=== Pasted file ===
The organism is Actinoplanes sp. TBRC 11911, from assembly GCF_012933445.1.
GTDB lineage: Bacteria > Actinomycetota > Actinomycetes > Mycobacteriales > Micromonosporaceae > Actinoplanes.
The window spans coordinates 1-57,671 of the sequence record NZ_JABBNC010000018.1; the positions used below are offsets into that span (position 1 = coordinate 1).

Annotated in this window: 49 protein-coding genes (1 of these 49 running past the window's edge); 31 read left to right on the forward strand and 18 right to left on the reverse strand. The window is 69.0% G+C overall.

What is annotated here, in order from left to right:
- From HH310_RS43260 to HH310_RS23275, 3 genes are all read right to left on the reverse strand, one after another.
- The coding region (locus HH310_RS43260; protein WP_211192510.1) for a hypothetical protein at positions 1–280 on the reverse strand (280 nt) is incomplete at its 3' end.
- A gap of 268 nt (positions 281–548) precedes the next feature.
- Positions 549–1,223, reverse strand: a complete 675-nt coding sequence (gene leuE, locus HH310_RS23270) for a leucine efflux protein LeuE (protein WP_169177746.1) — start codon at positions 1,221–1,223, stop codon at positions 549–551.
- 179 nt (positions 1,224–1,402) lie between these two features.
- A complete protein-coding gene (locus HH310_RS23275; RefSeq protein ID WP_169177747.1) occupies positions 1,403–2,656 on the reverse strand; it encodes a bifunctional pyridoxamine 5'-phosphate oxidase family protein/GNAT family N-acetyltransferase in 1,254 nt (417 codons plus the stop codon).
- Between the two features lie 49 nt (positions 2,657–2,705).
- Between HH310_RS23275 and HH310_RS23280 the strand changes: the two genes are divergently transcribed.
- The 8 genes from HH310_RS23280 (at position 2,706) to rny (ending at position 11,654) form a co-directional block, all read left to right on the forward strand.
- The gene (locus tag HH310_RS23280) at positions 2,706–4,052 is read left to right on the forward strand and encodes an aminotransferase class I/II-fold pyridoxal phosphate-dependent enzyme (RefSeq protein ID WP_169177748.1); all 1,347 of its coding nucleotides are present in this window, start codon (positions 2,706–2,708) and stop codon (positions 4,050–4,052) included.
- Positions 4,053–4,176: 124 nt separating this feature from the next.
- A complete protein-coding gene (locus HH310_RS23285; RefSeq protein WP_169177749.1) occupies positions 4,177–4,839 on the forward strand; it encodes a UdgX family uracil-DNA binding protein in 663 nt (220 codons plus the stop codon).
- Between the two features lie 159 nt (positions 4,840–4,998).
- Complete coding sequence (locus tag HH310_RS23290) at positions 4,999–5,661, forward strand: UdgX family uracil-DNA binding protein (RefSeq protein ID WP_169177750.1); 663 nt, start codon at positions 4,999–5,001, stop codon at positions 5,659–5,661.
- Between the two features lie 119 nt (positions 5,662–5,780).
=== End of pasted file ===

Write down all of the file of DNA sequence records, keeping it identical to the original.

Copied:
The organism is Actinoplanes sp. TBRC 11911, from assembly GCF_012933445.1.
GTDB lineage: Bacteria > Actinomycetota > Actinomycetes > Mycobacteriales > Micromonosporaceae > Actinoplanes.
The window spans coordinates 1-57,671 of the sequence record NZ_JABBNC010000018.1; the positions used below are offsets into that span (position 1 = coordinate 1).

Annotated in this window: 49 protein-coding genes (1 of these 49 running past the window's edge); 31 read left to right on the forward strand and 18 right to left on the reverse strand. The window is 69.0% G+C overall.

What is annotated here, in order from left to right:
- From HH310_RS43260 to HH310_RS23275, 3 genes are all read right to left on the reverse strand, one after another.
- The coding region (locus HH310_RS43260; protein WP_211192510.1) for a hypothetical protein at positions 1–280 on the reverse strand (280 nt) is incomplete at its 3' end.
- A gap of 268 nt (positions 281–548) precedes the next feature.
- Positions 549–1,223, reverse strand: a complete 675-nt coding sequence (gene leuE, locus HH310_RS23270) for a leucine efflux protein LeuE (protein WP_169177746.1) — start codon at positions 1,221–1,223, stop codon at positions 549–551.
- 179 nt (positions 1,224–1,402) lie between these two features.
- A complete protein-coding gene (locus HH310_RS23275; RefSeq protein ID WP_169177747.1) occupies positions 1,403–2,656 on the reverse strand; it encodes a bifunctional pyridoxamine 5'-phosphate oxidase family protein/GNAT family N-acetyltransferase in 1,254 nt (417 codons plus the stop codon).
- Between the two features lie 49 nt (positions 2,657–2,705).
- Between HH310_RS23275 and HH310_RS23280 the strand changes: the two genes are divergently transcribed.
- The 8 genes from HH310_RS23280 (at position 2,706) to rny (ending at position 11,654) form a co-directional block, all read left to right on the forward strand.
- The gene (locus tag HH310_RS23280) at positions 2,706–4,052 is read left to right on the forward strand and encodes an aminotransferase class I/II-fold pyridoxal phosphate-dependent enzyme (RefSeq protein ID WP_169177748.1); all 1,347 of its coding nucleotides are present in this window, start codon (positions 2,706–2,708) and stop codon (positions 4,050–4,052) included.
- Positions 4,053–4,176: 124 nt separating this feature from the next.
- A complete protein-coding gene (locus HH310_RS23285; RefSeq protein WP_169177749.1) occupies positions 4,177–4,839 on the forward strand; it encodes a UdgX family uracil-DNA binding protein in 663 nt (220 codons plus the stop codon).
- Between the two features lie 159 nt (positions 4,840–4,998).
- Complete coding sequence (locus tag HH310_RS23290) at positions 4,999–5,661, forward strand: UdgX family uracil-DNA binding protein (RefSeq protein ID WP_169177750.1); 663 nt, start codon at positions 4,999–5,001, stop codon at positions 5,659–5,661.
- Between the two features lie 119 nt (positions 5,662–5,780).